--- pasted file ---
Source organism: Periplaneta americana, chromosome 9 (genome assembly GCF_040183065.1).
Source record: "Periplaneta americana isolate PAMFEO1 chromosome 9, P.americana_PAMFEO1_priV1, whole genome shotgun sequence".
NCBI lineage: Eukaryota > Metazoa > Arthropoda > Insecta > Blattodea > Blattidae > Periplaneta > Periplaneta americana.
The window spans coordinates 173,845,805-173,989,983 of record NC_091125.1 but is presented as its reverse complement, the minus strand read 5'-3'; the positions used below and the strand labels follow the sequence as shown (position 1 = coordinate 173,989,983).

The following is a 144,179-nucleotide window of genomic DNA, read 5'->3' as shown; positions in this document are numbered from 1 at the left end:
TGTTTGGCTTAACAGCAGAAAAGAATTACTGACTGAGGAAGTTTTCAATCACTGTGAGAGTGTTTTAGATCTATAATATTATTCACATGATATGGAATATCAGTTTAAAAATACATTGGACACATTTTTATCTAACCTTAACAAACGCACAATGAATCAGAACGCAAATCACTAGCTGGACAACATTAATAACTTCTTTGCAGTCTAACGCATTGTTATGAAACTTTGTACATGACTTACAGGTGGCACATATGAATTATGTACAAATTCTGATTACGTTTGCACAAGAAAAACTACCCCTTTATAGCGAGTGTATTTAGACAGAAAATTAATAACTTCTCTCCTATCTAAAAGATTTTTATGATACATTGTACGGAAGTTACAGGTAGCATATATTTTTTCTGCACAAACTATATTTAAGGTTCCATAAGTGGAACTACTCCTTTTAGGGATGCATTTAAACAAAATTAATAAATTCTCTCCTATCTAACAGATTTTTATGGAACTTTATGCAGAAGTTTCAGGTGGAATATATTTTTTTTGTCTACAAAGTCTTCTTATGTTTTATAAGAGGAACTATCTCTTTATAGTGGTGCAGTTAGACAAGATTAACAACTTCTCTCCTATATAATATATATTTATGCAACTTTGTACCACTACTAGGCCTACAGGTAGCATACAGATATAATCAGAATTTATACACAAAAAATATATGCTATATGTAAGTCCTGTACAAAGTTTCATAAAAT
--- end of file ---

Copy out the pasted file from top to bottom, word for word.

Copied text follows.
Source organism: Periplaneta americana, chromosome 9 (genome assembly GCF_040183065.1).
Source record: "Periplaneta americana isolate PAMFEO1 chromosome 9, P.americana_PAMFEO1_priV1, whole genome shotgun sequence".
NCBI lineage: Eukaryota > Metazoa > Arthropoda > Insecta > Blattodea > Blattidae > Periplaneta > Periplaneta americana.
The window spans coordinates 173,845,805-173,989,983 of record NC_091125.1 but is presented as its reverse complement, the minus strand read 5'-3'; the positions used below and the strand labels follow the sequence as shown (position 1 = coordinate 173,989,983).

The following is a 144,179-nucleotide window of genomic DNA, read 5'->3' as shown; positions in this document are numbered from 1 at the left end:
TGTTTGGCTTAACAGCAGAAAAGAATTACTGACTGAGGAAGTTTTCAATCACTGTGAGAGTGTTTTAGATCTATAATATTATTCACATGATATGGAATATCAGTTTAAAAATACATTGGACACATTTTTATCTAACCTTAACAAACGCACAATGAATCAGAACGCAAATCACTAGCTGGACAACATTAATAACTTCTTTGCAGTCTAACGCATTGTTATGAAACTTTGTACATGACTTACAGGTGGCACATATGAATTATGTACAAATTCTGATTACGTTTGCACAAGAAAAACTACCCCTTTATAGCGAGTGTATTTAGACAGAAAATTAATAACTTCTCTCCTATCTAAAAGATTTTTATGATACATTGTACGGAAGTTACAGGTAGCATATATTTTTTCTGCACAAACTATATTTAAGGTTCCATAAGTGGAACTACTCCTTTTAGGGATGCATTTAAACAAAATTAATAAATTCTCTCCTATCTAACAGATTTTTATGGAACTTTATGCAGAAGTTTCAGGTGGAATATATTTTTTTTGTCTACAAAGTCTTCTTATGTTTTATAAGAGGAACTATCTCTTTATAGTGGTGCAGTTAGACAAGATTAACAACTTCTCTCCTATATAATATATATTTATGCAACTTTGTACCACTACTAGGCCTACAGGTAGCATACAGATATAATCAGAATTTATACACAAAAAATATATGCTATATGTAAGTCCTGTACAAAGTTTCATAAAAT